Some women with Turner syndrome can become pregnant with the donation of an egg or embryo. This requires a specially designed hormone therapy to prepare the uterus for pregnancy.
In most cases, women with Turner syndrome have relatively high-risk pregnancies. It's important to discuss those risks with your doctor.
Coping and support
Because your daughter may look different from her peers, she may find it sometimes difficult to cope with having Turner syndrome. You as a parent also may have difficulties coping. You'll likely have many concerns about your daughter's health, social interactions, friendships, education and general well-being.
The Turner Syndrome Society of the United States and other organizations provide educational materials, resources for families and information about support groups. Groups for parents provide an opportunity to exchange ideas, develop coping strategies and locate resources. Peer groups for girls with Turner syndrome can help reinforce your daughter's self-esteem and provide her with a social network of people who understand her experience with Turner syndrome.
From NIH Library:
URL of this page:
Turner syndrome is a genetic condition in which a female does not have the usual pair of two X chromosomes.
Humans have 46 chromosomes. Chromosomes contain all of your genes and DNA, the building blocks of the body. Two of these chromosomes, the sex chromosomes, determine if you become a boy or a girl. Females normally have two of the same sex chromosomes, written as XX. Males have an X and a Y chromosome (written as XY).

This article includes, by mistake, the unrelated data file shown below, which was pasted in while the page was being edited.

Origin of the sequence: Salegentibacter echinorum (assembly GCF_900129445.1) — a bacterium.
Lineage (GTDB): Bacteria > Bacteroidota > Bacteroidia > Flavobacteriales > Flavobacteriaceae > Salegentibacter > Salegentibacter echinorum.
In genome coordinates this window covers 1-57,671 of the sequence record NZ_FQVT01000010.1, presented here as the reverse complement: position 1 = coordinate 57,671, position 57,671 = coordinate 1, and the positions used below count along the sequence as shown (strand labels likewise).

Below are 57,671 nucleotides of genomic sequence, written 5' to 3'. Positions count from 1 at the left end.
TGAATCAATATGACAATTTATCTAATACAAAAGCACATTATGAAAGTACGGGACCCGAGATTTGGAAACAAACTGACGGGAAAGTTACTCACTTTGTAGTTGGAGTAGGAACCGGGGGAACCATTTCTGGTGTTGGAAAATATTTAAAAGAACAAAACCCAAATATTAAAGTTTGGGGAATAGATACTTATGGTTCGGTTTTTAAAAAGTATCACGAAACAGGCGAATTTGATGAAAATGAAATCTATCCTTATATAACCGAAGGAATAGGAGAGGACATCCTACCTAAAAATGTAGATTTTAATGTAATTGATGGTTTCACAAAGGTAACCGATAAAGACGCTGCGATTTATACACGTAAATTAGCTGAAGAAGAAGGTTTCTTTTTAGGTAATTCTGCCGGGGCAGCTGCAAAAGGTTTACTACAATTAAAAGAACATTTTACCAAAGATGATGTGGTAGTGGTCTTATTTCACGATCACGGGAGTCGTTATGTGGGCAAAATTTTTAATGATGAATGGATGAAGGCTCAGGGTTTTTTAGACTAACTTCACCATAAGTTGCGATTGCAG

In Turner syndrome, cells are missing all or part of an X chromosome. The condition only occurs in females. Most commonly, the female patient has only one X chromosome. Others may have two X chromosomes, but one of them is incomplete. Sometimes, a female has some cells with two X chromosomes, but other cells have only one.
Turner syndrome occurs in about 1 out of 2,000 live births.
Possible symptoms in young infants include:
A combination of the following symptoms may be seen in older females:
Exams and Tests
Turner syndrome can be diagnosed at any stage of life. It may be diagnosed before birth if chromosome analysis is done during prenatal testing.
The doctor will perform a physical exam and look for signs of underdevelopment. Infants with Turner syndrome often have swollen hands and feet.
The following tests may be performed:
Turner syndrome may also alter various estrogen levels in the blood and urine.
Growth hormone may help a child with Turner syndrome grow taller. Estrogen replacement therapy is often started when the girl is 12 or 13 years old. This helps trigger the growth of breasts, pubic hair, and other sexual characteristics.
Women with Turner syndrome who wish to become pregnant may consider using a donor egg.
For additional information and resources, see:
Turner Syndrome Society -- www.turnersyndrome.org
Those with Turner syndrome can have a normal life when carefully monitored by their doctor.
There is no known way to prevent Turner syndrome.
Bonnevie-Ullrich syndrome; Gonadal dysgenesis; Monosomy X
Morgan T. Turner syndrome: diagnosis and management. Am Fam Physician. 2007;76:405-410.
Vasu Chikkatur Murthy
New York City (USA)
(718) 222-1701, New York